WHEN the Ayatollah Ruhollah Khomeini first issued his decree against Salman Rushdie three years ago this month, I swear I thought it was a joke -- a very bad joke, a bit like "Papa Doc" Duvalier putting a voodoo curse on Graham Greene for writing "The Comedians," but a joke nevertheless, in the sense of being an example of furious but harmless flatulence -- just wind.
I thought the death sentence would be laughed off -- condemned as despicable, and then mocked.
Of course, I did not foresee much merriment about "The Satanic Verses" in any Islamic state, where building blueprints have to be submitted to a board of Islamic scholars, the ulema, so that the authorities can make sure that no toilet faces Mecca.
Where toys and calendars and mugs based on the Muppet figure of "Miss Piggy" are dragged from shops by the religious police and ritually destroyed.
Where there are equally batty and murderous-sounding fatwas, such as the recent one delivered by a Saudi Arabian official ZTC cleric that declared that as all Shiite Moslems are heretics, they should all be killed.
You know you have traveled through the looking glass when you are in a country where Miss Piggy is seen as the very embodiment of evil.
How disgusting to see that so far the intimidation has worked!
Mr. Rushdie is in hiding, his book is still vilified, his life is still threatened.
Most countries, including his own, Britain, are doing business with Iran, buying its oil and cashew nuts, selling the Iranians new cars and wristwatches, and sending them paper and ink so they can print their fatuous laws.
Trading partners in Europe and the United States are treating the Islamic Republic of Iran as though it is a thoroughly rational place, when any fool can see that the ayatollah's fatwa is barbarous, as well as, from the point of view of international law, an example of criminal incitement.
In Sydney, Australia, one of my taxi drivers was an economic refugee from Pakistan, a man of 60, with a science degree from Karachi University.
We talked about the Koran for a while, and then I asked him about the fatwa. His bony hands tightened on the steering wheel: "Rushdie must die!"
I had a similar encounter in rural Fiji, also with a credulous Moslem.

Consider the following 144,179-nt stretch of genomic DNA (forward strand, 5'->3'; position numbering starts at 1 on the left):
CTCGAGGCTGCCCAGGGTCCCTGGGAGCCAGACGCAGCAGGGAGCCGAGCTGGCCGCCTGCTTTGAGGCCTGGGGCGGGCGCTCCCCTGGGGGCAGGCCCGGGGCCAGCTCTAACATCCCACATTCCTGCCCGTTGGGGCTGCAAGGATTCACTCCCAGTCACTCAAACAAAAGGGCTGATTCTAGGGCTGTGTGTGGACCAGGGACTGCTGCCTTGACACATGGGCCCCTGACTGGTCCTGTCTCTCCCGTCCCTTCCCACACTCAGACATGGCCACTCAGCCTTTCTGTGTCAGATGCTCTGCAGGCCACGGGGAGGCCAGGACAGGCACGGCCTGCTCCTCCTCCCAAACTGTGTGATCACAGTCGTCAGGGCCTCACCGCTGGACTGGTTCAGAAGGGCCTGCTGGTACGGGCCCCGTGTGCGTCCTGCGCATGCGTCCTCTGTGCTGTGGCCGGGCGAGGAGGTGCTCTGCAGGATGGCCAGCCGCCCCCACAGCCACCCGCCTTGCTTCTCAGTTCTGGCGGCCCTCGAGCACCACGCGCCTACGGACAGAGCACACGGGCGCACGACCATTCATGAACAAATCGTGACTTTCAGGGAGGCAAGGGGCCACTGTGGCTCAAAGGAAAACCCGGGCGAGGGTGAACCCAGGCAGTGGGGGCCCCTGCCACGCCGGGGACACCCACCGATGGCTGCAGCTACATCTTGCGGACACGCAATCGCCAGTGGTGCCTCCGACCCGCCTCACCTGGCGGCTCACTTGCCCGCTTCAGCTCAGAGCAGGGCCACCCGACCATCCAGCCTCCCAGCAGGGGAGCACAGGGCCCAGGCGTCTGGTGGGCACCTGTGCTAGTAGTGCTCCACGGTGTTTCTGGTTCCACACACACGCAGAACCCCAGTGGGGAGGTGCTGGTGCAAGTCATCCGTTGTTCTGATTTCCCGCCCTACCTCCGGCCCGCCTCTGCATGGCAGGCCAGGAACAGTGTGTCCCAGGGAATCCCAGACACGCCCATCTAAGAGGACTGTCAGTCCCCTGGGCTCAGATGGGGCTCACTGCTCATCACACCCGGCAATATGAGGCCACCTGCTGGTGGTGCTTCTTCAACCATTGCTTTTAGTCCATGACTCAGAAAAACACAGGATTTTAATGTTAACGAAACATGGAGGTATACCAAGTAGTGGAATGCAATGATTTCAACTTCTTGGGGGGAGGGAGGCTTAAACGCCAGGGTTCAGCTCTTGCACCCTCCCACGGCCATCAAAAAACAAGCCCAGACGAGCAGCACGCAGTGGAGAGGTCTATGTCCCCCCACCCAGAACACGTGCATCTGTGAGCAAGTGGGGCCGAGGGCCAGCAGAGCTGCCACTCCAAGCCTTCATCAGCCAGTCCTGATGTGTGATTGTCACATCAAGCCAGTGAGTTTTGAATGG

Naturally, I set these people straight: I suggested to them that these were ignorant sentiments, and I mentioned them to Mr. Rushdie's Australian publishers.
These big strong Australians, living in a democratic country, with a tradition of rugged individualism and a talent for being rude, said confidentially that they were frightened.
One said, "Some of us have families."
On a personal level people are muddled or uninterested; on an official and governmental level the response has been weak and cowardly. On a religious level the Moslems have either been supine or vindictive.
There is very little that Mr. Rushdie can do himself.
The task is for the rest of us to resist the notion that beheadings and ritual destruction of toys are rational and humane, and that the religious leader in one country has the power to condemn a citizen of another country to death for writing a book.
We often find ourselves in odd postures in our dealings with the Islamic world.
It always strikes me as perverse when British and U.S. academics willingly go to any number of countries and teach in schools where women are segregated from men and the laws are medieval. They do it for the money.
The governments that have been timid in defending Mr. Rushdie's rights have been influenced by money, too. They need to see him as he is -- a hostage to much worse fanaticism than that which confined Terry Anderson or John McCarthy. It is not just Hezbollah but the entire Moslem world that has been urged to kill him.
The first step is for governments and world leaders to speak out on Mr. Rushdie's behalf.
Then it is our turn -- the readers and writers.
It is obvious that if any of us raises Mr. Rushdie's name in Iran or Saudi Arabia or Pakistan, or like-minded countries, we will be vilified and we will be hounded.
But this ought not to be the case in the rest of the world.
Any non-Moslem country with the rule of law ought to be a safe haven for Mr. Rushdie, where he can walk the streets and ride the buses and live without fear of being set upon.
I'm uncomfortable talking about Moslems this way because Islam is one of the world's great religions, and many of its tenets are humane. But Moslems who do not understand that we regard the fatwa as an aberration must be singled out, because only they pose a threat to Mr. Rushdie.
With his confinement in mind, I have made a point of asking all the Moslems I meet their views on Mr. Rushdie and his book. I have had some crisp replies, but I still think my little practice is salutary.
It ought to happen everywhere: First the question -- What about Rushdie? -- and if the answer is hostile, set them straight.
This should also happen on an official level, whenever a world leader communicates with President Hashemi Rafsanjani of Iran.
What about Rushdie? I have no doubt that eventually the message will get through and he will be free.
Paul Theroux is author of the forthcoming travel book, "The Happy Isles of Oceania."